A man who claims Walgreens wrongly charged him a 5 cent sales tax on drinks he purchased at their stores has brought a class action lawsuit against the nation’s largest chain of drug stores, claiming the retailer likely similarly overcharged potentially thousands of other people and should be made to pay under Illinois law.
On Aug. 15, Destin McIntosh, identified only as a resident of Cook County, filed suit in Cook County Circuit Court against Deerfield-based Walgreens Boots Alliance.
He is represented in the action by attorney Joseph Siprut, of Siprut P.C., of Chicago.
The lawsuit focuses on a special tax placed on bottled water in the city of Chicago. The tax, in place since 2008, charges 5 cents per bottle of water sold at retail. The tax excluded carbonated beverages, such as seltzer water, sparkling waters, sold under such brands as Perrier or La Croix, or soft drinks; flavored water, which would include such brands as Sobe Life Water or Vitamin Water; and mineral water or water sold by “delivery services in a container not sold with the water.”
However, the lawsuit said news reports, published by “several Chicago news outlets,” including online news site DNAInfo.com, revealed Walgreens was wrongly charging the bottled water tax on sparkling water beverages.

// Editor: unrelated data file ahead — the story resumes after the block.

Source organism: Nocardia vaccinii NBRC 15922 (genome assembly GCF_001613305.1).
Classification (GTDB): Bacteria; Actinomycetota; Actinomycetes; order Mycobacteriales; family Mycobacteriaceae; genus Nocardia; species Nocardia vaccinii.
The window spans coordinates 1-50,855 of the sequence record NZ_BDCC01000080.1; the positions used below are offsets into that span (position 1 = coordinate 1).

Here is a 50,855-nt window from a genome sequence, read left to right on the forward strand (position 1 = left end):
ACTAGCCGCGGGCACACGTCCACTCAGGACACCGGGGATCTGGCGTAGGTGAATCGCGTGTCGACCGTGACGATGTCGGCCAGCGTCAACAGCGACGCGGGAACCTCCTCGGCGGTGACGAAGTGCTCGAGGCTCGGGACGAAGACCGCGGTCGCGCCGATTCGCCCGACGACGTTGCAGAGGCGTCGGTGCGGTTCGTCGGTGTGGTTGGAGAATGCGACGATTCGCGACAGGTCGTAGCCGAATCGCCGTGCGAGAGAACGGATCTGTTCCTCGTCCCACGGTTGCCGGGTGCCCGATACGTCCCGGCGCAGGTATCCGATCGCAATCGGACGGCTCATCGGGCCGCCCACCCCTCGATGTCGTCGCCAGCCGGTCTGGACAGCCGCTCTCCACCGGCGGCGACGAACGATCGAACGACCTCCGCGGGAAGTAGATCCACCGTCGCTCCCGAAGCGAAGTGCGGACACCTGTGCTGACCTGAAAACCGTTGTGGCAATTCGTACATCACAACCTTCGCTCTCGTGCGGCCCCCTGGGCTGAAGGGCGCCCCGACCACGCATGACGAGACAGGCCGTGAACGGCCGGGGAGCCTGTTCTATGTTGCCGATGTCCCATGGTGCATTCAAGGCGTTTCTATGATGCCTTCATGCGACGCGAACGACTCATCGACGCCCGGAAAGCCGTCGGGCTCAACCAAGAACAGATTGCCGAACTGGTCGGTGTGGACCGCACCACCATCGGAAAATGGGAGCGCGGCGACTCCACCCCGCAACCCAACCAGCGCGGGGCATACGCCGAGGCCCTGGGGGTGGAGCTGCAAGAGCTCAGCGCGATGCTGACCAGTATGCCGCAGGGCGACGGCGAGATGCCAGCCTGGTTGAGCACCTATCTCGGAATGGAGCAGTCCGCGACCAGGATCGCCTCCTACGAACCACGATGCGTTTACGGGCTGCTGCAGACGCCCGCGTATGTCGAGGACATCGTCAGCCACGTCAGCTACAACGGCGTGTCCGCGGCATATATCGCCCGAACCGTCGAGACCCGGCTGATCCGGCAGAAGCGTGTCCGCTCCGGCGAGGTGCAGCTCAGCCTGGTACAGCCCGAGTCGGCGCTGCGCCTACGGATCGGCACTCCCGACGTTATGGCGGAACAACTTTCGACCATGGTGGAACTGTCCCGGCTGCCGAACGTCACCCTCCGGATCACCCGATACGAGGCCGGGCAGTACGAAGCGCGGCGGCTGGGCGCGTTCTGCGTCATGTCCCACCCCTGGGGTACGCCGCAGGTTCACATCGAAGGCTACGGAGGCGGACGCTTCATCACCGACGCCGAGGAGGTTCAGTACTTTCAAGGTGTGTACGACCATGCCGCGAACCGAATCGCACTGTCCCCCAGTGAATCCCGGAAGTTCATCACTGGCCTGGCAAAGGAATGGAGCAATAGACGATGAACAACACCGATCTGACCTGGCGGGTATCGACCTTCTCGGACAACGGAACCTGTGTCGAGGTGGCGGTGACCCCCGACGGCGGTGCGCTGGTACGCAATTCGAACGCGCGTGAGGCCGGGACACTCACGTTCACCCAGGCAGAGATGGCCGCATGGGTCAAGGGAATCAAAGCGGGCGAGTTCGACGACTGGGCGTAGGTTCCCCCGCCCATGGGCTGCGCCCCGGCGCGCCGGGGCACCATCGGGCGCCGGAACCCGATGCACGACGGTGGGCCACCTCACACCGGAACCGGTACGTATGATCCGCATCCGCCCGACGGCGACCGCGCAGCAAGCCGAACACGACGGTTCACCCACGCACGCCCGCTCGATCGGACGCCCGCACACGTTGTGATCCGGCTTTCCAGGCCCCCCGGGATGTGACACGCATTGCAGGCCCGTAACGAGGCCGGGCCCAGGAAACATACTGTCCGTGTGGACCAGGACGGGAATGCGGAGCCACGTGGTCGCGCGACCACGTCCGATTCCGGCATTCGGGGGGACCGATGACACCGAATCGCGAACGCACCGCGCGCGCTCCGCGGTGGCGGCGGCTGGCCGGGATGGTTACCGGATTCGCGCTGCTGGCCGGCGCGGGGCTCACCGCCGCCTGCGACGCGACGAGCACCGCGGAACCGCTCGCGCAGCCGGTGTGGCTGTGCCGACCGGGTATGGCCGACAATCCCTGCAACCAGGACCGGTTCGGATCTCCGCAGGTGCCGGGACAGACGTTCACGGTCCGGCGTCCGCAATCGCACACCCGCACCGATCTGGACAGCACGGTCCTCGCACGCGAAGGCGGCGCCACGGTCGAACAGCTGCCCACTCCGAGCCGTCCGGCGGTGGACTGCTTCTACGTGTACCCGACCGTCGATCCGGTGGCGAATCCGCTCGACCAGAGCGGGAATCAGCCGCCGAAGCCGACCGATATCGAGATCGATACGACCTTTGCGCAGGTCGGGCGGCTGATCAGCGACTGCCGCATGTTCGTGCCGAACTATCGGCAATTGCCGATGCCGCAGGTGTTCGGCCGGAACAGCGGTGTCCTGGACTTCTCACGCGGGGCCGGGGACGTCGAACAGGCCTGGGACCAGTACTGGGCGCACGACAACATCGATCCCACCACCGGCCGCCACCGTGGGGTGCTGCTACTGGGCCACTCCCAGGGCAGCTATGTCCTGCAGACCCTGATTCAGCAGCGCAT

In the lawsuit, McIntosh claimed to have purchased sparkling water drinks from Walgreens stores in Chicago “on multiple occasions in 2015, asserting he shopped at Walgreens stores in the Loop, the South Loop, Rogers Park and Lakeview, near his home, his job and friends’ homes.
The lawsuit noted McIntosh did not keep his receipts from the purchases, but believes “Walgreens’ records should demonstrate that (he) was in fact charged and paid the Bottled Water Tax.”
While a spokesman for Walgreens asserted in published reports the company had corrected the taxation problem, McIntosh’s lawsuit alleged the company should have sought to refund the allegedly improper charges to its customers, but did not.
McIntosh’s lawsuit alleged Walgreens’ actions concerning the collection of the tax violated Illinois’ consumer fraud law.
McIntosh’s lawsuit said his attorneys don’t know how many people allegedly may have been similarly overcharged. But they are asking the judge to allow them to examine Walgreens’ “books and records” to uncover that number.
For now, the lawsuit asked the court to approve a class of additional plaintiffs including everyone who “purchased carbonated, flavored or mineral water from a Walgreens store located in Chicago” and may have been charged the 5 cent tax.
The lawsuit asked the court to award unspecified “actual and statutory damages,” plus attorney fees.